The 'desert blues' of the nomadic Tuareg people, made world famous by the band Tinariwen, feature very prominently on this compilation. Tartit, Kel Tin Lokiene, Group Oyiwane, Chet Fewet of Libya and of course Tinariwen themselves all appear on this CD. Theres also Berber poetry from Sahraoui Bachir at the end of the album. Representing the Arab world are selections as diverse as a track from Malouma's most recent release, the formal Andalous sound of Compagine Jellouli & Gdih, gnawa music from Hasna el Becharia, and the vibrant Sahraoui traditions of Nayim Alal, Mariem Hassan and Aziza Brahim. Further into the African continent, the CD includes a track from Songhai pop singer Seckou Maiga of Timbuktu. With tracks from both well-known artists and rising stars from Morocco, Algeria, Mauritania, Western Sahara, Sahra al-Gharibya (Western Sahara), Mali and Niger, this album spans much of the Sahara desert!

With the pulsing guitar riffs, strong rhythms, hand claps and stirring poetry, this CD will definitely appeal to fans of the 'desert blues' and North African Arab/Berber roots music alike. Fans of the blues and Flamenco will no doubt notice catch parallels between those styles and the musics of Toureg rock and traditional Sahraoui music as well. This is a great musical introduction to the diverse styles and cultures of the Sahara, with a very strong emphasis on the Tuareg and the cultures of the North.

Rough Guide - The Music Of The Sahara   (flac  345mb)

01 Compagnie Jellouli & Gdih - Al Jbal Li Dargoug Aaaliya 7:45
02 Malouma - Jraad 4:42
03 Tinariwen - Alkhar Dessouf 4:52
04 Hasna El Becharia - Hakmet Lakdar 5:48
05 Chet Féwet - Tadzi-Out 6:57
06 Aziza Brahim - ¡Dios Mio! 2:12
07 Nayim Alal - Bleida 3:45
08 Mariem Hassan - Id Chab 3:34
09 Tartit Ensemble - Ikruhuwaten 3:58
10 Seckou Maïga - Malfa Sibori 6:10
11 Groupe Oyiwane - Tagot 3:12
12 Kel Tin Lokiene - Ihama 2:45
13 Sahraoui Bachir - Fid El Youm 7:15

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The desert blues has developed into its own musical genre, the root of the blues. Following its initial popularization by the late Ali Farka Touré (who is represented here, of course, showing how stripped-down his music could be compared to those who have followed), it has really blossomed thanks to the influx of Tuareg bands. After artists like Tartit and Mariem Hassan came Tinariwen, who broke through and really established the desert blues. They were followed by their sub-Saharan companions Terakaft and Tamikrest, who have also been receiving plenty of attention, and yet more names wait in the wings, such as Jalihena Natu. The odd ones out here are Amadou & Mariam, the Malian duo who found a measure of fame recording with Manu Chao. Their music might have a foundation in West African blues, but it is not desert blues, even if the track used here hints at it slightly. As an introduction to the desert blues, this does a very thorough job and the inclusion of an earlier complete album by Etran Finatawa (also on the compilation) adds real value for the money.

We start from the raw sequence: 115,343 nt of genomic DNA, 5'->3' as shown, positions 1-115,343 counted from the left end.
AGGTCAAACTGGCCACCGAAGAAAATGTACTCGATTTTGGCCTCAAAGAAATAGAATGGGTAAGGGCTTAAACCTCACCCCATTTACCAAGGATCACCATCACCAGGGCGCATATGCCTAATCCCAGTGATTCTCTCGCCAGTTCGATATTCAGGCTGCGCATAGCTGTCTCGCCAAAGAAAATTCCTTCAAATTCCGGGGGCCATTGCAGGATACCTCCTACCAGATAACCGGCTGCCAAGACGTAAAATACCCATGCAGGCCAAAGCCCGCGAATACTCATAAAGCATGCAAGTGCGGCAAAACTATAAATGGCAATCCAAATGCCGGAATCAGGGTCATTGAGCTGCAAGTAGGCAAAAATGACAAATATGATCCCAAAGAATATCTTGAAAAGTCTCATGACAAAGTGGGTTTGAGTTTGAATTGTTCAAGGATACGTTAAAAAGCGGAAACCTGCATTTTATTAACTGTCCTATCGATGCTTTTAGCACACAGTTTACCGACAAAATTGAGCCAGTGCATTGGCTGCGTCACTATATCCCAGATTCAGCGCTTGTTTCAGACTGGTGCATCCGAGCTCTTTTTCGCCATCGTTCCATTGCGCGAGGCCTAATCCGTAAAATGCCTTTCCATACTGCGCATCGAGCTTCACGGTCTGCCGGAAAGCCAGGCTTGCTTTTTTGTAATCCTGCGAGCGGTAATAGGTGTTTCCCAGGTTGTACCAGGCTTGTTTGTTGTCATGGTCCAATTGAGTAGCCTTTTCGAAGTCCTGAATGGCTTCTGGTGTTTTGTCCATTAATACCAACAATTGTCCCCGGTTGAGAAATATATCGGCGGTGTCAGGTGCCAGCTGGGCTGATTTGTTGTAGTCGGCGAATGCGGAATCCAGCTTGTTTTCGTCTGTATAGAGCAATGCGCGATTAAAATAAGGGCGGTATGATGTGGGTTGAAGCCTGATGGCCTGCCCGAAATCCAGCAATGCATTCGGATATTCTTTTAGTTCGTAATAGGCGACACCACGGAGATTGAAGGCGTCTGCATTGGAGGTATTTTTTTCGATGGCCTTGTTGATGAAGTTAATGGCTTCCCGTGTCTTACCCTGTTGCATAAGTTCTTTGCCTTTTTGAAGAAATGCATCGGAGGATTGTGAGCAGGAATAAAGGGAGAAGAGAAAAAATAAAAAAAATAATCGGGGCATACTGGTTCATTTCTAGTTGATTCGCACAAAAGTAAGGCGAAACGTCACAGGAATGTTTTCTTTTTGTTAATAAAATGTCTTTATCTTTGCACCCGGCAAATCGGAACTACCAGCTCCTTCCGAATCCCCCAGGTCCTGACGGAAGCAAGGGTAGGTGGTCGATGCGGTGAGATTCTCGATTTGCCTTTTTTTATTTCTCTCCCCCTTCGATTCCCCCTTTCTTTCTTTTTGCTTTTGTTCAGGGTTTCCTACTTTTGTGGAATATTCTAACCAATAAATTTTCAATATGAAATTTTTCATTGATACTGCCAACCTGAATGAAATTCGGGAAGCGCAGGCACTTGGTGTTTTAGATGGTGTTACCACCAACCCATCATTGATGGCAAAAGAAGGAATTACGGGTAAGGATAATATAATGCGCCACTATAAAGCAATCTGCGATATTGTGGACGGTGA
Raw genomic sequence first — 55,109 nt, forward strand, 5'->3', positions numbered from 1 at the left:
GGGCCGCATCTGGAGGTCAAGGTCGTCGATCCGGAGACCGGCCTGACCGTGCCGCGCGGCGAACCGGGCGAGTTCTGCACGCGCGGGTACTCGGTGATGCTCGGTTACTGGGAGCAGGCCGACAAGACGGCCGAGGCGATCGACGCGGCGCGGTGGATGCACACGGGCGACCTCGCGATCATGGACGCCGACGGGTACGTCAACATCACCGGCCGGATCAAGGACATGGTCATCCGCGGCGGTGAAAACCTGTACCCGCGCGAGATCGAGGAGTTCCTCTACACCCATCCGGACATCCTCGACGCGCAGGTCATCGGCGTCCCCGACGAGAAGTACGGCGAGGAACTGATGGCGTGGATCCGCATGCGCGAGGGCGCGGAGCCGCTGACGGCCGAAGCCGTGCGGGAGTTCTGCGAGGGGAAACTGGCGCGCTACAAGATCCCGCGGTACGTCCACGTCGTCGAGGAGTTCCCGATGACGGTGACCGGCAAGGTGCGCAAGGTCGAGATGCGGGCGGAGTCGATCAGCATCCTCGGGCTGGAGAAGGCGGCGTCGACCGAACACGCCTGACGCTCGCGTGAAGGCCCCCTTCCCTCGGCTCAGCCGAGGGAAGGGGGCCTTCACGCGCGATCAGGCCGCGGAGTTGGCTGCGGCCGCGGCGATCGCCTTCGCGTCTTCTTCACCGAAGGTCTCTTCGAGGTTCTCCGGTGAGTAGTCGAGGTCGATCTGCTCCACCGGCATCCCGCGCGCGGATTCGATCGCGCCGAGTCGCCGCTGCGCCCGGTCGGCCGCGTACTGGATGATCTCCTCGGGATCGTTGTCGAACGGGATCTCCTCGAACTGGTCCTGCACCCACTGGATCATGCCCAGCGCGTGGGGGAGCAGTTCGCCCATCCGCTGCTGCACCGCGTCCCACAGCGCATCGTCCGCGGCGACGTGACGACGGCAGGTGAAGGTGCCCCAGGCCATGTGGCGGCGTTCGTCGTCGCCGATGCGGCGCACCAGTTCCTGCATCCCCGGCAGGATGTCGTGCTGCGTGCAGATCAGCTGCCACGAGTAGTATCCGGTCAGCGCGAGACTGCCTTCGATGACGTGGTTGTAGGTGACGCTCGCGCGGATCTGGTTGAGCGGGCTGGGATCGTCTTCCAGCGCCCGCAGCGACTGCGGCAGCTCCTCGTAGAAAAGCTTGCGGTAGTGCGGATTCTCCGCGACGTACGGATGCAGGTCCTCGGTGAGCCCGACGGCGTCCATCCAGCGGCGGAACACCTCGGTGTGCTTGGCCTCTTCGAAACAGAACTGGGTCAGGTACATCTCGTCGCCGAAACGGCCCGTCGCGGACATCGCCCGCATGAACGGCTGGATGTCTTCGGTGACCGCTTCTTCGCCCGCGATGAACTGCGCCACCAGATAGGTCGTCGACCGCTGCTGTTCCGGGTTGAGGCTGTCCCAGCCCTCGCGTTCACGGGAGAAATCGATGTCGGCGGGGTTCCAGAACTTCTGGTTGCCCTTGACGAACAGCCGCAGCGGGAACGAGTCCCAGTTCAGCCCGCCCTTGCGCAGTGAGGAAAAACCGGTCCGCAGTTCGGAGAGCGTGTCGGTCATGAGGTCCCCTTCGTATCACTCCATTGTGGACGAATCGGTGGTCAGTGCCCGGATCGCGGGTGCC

Rough Guide - The Music Of Desert Blues (flac 351mb)

01 Terakaft - Ténéré Were Tat Zinchegh 4:47
02 Bassekou Kouyate & Ngoni Ba - Banbugu Blues 5:04
03 Ali Farka Touré - Mali Dje 5:37
04 Tinariwen - Tenhert 5:27
05 Mariem Hassan - Tefla Madlouma 4:07
06 Etran Finatawa - Aitimani 7:04
07 Malouma - Yarab 5:02
08 Amadou & Mariam - Beaux Dimanches 3:21
09 Samba Touré - Kaïri Kaïri 5:21
10 Tartit - Achachore I Chachare Akale 4:29
11 Jalihena Natu - El Profeta 4:44
12 Mamane Barka - Mashi 3:48
13 Tamikrest - Aratane N'adagh 5:11

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Anonymous said...

Hello Mr. Rho!

I lobe the Sahara Blues, can you please re-up

Rough Guide - The Music Of North Africa (flac 451mb)
Rough Guide - The Music Of The Sahara (flac 345mb)
Rough Guide - The Music Of Desert Blues (flac 351mb)

thank you

Anonymous said...

dear Rho, can you please re-up these 'Rough Guide' discs again. Many thanks.

Anonymous said...

thank you for re-up :-)